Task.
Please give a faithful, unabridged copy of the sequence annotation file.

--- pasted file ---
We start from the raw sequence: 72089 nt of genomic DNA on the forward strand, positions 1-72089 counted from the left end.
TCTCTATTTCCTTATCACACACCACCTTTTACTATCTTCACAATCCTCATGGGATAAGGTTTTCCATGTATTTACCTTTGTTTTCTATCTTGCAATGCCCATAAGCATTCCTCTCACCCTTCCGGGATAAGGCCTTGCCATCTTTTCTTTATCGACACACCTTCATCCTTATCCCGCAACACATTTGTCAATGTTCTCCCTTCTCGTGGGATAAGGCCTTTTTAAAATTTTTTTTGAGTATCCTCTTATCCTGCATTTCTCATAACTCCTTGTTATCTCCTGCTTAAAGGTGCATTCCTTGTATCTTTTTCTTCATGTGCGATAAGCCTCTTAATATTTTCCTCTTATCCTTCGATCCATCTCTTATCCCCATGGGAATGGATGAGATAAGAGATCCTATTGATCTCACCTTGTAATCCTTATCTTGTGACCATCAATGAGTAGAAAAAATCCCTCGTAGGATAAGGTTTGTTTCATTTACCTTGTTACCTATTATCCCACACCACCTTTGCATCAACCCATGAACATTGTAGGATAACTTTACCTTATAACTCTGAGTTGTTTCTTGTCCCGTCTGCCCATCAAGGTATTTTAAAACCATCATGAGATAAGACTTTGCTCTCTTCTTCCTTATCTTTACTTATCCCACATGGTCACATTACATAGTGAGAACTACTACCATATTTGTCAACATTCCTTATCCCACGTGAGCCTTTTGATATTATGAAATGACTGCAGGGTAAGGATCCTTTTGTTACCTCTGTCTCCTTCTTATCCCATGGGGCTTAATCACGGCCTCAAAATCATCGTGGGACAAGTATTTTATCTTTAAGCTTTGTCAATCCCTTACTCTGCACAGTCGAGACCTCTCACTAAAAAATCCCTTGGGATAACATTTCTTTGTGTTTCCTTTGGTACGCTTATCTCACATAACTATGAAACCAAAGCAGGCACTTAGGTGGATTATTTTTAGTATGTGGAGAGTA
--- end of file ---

We start from the raw sequence: 72089 nt of genomic DNA on the forward strand, positions 1-72089 counted from the left end.
TCTCTATTTCCTTATCACACACCACCTTTTACTATCTTCACAATCCTCATGGGATAAGGTTTTCCATGTATTTACCTTTGTTTTCTATCTTGCAATGCCCATAAGCATTCCTCTCACCCTTCCGGGATAAGGCCTTGCCATCTTTTCTTTATCGACACACCTTCATCCTTATCCCGCAACACATTTGTCAATGTTCTCCCTTCTCGTGGGATAAGGCCTTTTTAAAATTTTTTTTGAGTATCCTCTTATCCTGCATTTCTCATAACTCCTTGTTATCTCCTGCTTAAAGGTGCATTCCTTGTATCTTTTTCTTCATGTGCGATAAGCCTCTTAATATTTTCCTCTTATCCTTCGATCCATCTCTTATCCCCATGGGAATGGATGAGATAAGAGATCCTATTGATCTCACCTTGTAATCCTTATCTTGTGACCATCAATGAGTAGAAAAAATCCCTCGTAGGATAAGGTTTGTTTCATTTACCTTGTTACCTATTATCCCACACCACCTTTGCATCAACCCATGAACATTGTAGGATAACTTTACCTTATAACTCTGAGTTGTTTCTTGTCCCGTCTGCCCATCAAGGTATTTTAAAACCATCATGAGATAAGACTTTGCTCTCTTCTTCCTTATCTTTACTTATCCCACATGGTCACATTACATAGTGAGAACTACTACCATATTTGTCAACATTCCTTATCCCACGTGAGCCTTTTGATATTATGAAATGACTGCAGGGTAAGGATCCTTTTGTTACCTCTGTCTCCTTCTTATCCCATGGGGCTTAATCACGGCCTCAAAATCATCGTGGGACAAGTATTTTATCTTTAAGCTTTGTCAATCCCTTACTCTGCACAGTCGAGACCTCTCACTAAAAAATCCCTTGGGATAACATTTCTTTGTGTTTCCTTTGGTACGCTTATCTCACATAACTATGAAACCAAAGCAGGCACTTAGGTGGATTATTTTTAGTATGTGGAGAGTA